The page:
After mice reached stable responding to FED3, they were subjected to a single 4-h session set to an escalating reinforcement schedule for 20 mg sucrose pellets (Progressive Ratio Test, PRT) to examine the effects of nicotine CVE on sucrose motivation as described previously30. Motivation for sucrose was measured by breakpoint, defined as the last pellet retrieved before a 2-h period without another pellet retrieval or the final number of pellets retrieved over the session. There was no effect of nicotine CVE on sucrose motivation (Fig. 7A) or ability to perform the PRT as measured by response accuracy/% correct (Fig. 7B). There were no significant differences between treatment groups in latency to first pellet retrieval, average pellet retrieval time, (Figure S2D-F) during the PRT, though differences in inter-pellet interval were observed between the air and nicotine groups. In contrast, we found a significant reduction in the number of active nose pokes made for vehicle CVE versus air controls (Figure S2A) resulting in fewer pellets retrieved at end of session (Figure S2C). Conversely, there was a corresponding increase in the number of inactive nose pokes made for air controls versus vehicle CVE (Figure S2B). Collectively, these data indicated that acute abstinence from nicotine CVE does not affect motivation for sucrose as a natural reward.

Figure 7
figure 7

Effects of nicotine CVE abstinence on sucrose motivation. Motivation for sucrose was evaluated using the progressive ratio test (PRT) and the quinine test (QT), where sucrose pellets were adulterated with 0.44% quinine. Output measures for PRT included (A) breakpoint at the end of the session (4 h) and (B) Response accuracy expressed as the percentage of correct nose pokes. Response to altered taste preference during QT included (C) number of quinine-adulterated sucrose pellets consumed, (D) the number of active nose pokes, (E) response accuracy, and (F) inactive nose pokes. Data expressed as mean ± s.e.m., and statistical significance indicated by *p < 0.05, **p < 0.01. n = 17–20 per group.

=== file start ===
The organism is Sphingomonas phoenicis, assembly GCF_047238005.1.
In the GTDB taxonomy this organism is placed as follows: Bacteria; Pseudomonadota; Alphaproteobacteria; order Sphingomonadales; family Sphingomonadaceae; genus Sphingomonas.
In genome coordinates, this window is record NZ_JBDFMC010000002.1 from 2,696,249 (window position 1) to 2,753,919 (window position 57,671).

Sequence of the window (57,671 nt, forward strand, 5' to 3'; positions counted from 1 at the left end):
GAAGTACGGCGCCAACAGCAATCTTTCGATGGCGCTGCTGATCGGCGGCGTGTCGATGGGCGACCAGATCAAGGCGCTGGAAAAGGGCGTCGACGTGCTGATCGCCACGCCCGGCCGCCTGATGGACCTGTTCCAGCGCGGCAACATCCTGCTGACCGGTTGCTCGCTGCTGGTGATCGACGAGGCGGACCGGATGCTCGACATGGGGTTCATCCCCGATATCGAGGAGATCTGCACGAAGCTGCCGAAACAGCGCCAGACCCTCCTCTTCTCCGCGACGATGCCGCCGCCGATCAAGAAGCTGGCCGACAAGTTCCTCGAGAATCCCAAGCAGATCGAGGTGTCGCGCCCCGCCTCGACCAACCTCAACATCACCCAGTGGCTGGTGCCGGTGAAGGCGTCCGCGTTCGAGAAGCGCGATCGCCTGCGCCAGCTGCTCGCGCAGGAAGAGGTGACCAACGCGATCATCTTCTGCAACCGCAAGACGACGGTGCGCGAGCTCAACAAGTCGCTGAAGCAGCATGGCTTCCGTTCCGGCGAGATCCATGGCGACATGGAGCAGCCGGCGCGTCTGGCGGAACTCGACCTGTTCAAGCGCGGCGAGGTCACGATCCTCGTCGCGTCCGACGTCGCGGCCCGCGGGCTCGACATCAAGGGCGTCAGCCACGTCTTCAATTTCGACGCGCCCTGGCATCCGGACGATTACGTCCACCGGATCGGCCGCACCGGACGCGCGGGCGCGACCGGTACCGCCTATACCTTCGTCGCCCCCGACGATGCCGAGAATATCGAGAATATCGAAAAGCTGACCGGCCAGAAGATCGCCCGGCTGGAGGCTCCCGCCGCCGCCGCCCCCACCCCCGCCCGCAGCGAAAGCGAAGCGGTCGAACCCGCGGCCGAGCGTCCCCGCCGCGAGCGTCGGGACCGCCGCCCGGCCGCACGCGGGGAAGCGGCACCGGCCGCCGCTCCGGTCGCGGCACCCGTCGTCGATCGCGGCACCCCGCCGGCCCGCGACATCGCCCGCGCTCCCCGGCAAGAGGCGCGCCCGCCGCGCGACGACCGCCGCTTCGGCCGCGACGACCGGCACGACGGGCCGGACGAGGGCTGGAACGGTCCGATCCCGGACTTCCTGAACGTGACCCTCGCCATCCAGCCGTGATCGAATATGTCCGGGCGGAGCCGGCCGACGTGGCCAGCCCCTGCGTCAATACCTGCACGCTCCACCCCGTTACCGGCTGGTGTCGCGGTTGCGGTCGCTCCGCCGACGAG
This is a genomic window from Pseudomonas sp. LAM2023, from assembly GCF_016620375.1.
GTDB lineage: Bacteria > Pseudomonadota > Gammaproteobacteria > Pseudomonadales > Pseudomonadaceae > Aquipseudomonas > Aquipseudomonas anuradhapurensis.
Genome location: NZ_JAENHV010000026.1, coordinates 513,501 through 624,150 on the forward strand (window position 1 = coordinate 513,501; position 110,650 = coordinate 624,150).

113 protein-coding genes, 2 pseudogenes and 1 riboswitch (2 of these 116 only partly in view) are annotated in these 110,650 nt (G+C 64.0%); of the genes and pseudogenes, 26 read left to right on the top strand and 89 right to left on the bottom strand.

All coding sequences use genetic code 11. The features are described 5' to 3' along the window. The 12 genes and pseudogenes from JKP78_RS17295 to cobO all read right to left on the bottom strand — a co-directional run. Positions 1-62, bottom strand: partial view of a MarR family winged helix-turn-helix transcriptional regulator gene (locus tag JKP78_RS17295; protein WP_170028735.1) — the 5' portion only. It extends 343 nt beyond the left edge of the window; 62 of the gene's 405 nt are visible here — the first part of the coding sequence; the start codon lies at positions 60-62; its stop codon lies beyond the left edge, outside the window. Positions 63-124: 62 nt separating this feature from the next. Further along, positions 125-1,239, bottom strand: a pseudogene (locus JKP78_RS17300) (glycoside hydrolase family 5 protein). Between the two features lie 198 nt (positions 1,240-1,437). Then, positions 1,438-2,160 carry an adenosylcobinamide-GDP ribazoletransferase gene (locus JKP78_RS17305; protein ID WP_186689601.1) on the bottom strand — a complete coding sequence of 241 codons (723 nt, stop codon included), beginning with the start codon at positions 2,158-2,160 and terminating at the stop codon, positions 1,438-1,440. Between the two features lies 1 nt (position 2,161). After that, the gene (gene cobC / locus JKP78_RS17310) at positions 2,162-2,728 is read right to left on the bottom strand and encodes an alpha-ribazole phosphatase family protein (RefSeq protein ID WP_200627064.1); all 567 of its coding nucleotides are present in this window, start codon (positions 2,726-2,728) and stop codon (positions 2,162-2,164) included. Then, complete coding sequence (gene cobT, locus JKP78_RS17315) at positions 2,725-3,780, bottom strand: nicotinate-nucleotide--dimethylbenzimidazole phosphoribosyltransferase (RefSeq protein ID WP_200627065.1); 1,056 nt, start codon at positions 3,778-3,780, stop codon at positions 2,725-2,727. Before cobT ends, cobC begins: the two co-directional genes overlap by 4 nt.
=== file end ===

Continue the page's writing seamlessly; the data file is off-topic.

Nicotine CVE increases consumption of quinine-infused pellets

To examine the effects of nicotine CVE on response to aversive consequences of sucrose consumption, mice were subjected to a single 2-h session of access to a FED3 on an FR1 reinforcement schedule with pellets consisting of 0.44% quinine in sucrose. Detailed statistical results are available in Supplemental Tables 2 and 3. There was a significant increase in consumption of quinine/sucrose pellets by nicotine CVE-treated versus both vehicle CVE-treated and air control mice (Fig. 7C). Additionally, nicotine CVE mice exhibited a greater number of active nose pokes than air controls (Fig. 7D). Despite an increased number of active nose pokes, there was no effect of treatment on response accuracy/% correct (Fig. 7E), number of inactive nose pokes made (Fig. 7F), average pellet retrieval time or the average inter-pellet interval (Figure S3B, C). However, vehicle CVE-treated mice demonstrated an increased latency to first pellet retrieval versus air and nicotine CVE-treated mice (Figure S3A). Additionally, while air and vehicle CVE mice demonstrated significant differences between sucrose and quinine/sucrose pellet consumption this effect was not observed in nicotine CVE-treated mice (Figure S3D). Taken together, these results indicate nicotine CVE alters quinine consumption patterns.